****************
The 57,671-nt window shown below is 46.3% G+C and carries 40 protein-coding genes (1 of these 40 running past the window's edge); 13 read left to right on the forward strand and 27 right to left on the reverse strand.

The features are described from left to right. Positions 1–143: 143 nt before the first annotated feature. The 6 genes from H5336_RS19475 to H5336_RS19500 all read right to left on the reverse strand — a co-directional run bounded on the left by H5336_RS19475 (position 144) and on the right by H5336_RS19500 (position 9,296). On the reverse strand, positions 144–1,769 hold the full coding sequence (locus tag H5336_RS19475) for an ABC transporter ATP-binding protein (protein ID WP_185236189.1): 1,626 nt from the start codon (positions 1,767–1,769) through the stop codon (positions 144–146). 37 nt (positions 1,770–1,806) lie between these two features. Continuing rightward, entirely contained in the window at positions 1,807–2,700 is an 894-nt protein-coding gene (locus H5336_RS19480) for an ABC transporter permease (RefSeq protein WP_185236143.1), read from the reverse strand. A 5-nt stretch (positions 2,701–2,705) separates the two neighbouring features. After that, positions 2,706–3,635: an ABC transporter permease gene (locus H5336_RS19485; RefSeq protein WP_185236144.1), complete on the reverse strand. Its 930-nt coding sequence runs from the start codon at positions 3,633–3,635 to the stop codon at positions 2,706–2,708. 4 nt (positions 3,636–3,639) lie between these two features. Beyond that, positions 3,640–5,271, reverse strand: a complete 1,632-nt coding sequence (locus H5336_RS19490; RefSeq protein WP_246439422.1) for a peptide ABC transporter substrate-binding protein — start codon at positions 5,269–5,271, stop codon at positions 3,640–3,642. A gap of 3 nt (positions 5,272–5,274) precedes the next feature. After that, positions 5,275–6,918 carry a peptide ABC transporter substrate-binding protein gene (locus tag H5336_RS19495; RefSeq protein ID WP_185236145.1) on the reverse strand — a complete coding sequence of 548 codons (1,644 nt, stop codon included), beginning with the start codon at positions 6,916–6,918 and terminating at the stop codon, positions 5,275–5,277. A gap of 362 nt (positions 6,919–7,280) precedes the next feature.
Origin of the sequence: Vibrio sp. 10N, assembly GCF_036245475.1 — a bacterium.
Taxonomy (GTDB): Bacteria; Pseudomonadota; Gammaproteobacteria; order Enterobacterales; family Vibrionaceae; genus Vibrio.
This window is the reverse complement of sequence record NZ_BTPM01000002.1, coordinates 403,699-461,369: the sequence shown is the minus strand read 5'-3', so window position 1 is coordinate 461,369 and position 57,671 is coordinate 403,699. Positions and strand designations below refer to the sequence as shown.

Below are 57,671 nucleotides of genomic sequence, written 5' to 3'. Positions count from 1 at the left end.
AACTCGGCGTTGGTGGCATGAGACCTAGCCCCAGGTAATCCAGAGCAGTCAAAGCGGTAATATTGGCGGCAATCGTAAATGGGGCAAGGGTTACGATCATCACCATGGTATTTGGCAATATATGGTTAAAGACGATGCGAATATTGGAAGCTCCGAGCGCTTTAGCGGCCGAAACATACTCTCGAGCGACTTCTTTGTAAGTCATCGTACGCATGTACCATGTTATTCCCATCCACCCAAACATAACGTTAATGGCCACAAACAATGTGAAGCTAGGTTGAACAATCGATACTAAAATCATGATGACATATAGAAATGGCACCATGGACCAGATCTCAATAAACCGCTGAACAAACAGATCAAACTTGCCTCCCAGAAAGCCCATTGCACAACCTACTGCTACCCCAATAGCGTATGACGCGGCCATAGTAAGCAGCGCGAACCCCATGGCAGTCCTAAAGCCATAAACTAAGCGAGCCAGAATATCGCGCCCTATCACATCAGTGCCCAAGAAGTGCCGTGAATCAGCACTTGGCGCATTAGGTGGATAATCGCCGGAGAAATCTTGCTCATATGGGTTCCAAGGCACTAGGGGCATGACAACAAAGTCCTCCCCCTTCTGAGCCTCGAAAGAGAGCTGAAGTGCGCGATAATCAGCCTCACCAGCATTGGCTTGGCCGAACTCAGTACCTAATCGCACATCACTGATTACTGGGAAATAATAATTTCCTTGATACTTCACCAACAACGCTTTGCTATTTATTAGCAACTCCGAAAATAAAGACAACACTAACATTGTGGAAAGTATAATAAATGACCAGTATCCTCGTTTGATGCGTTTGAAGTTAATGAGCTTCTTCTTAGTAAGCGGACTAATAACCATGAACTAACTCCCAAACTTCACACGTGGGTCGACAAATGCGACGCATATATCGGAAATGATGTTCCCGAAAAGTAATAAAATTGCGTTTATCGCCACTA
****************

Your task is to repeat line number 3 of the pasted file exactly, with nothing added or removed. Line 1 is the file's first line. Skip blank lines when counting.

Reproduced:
Origin of the sequence: Vibrio sp. 10N, assembly GCF_036245475.1 — a bacterium.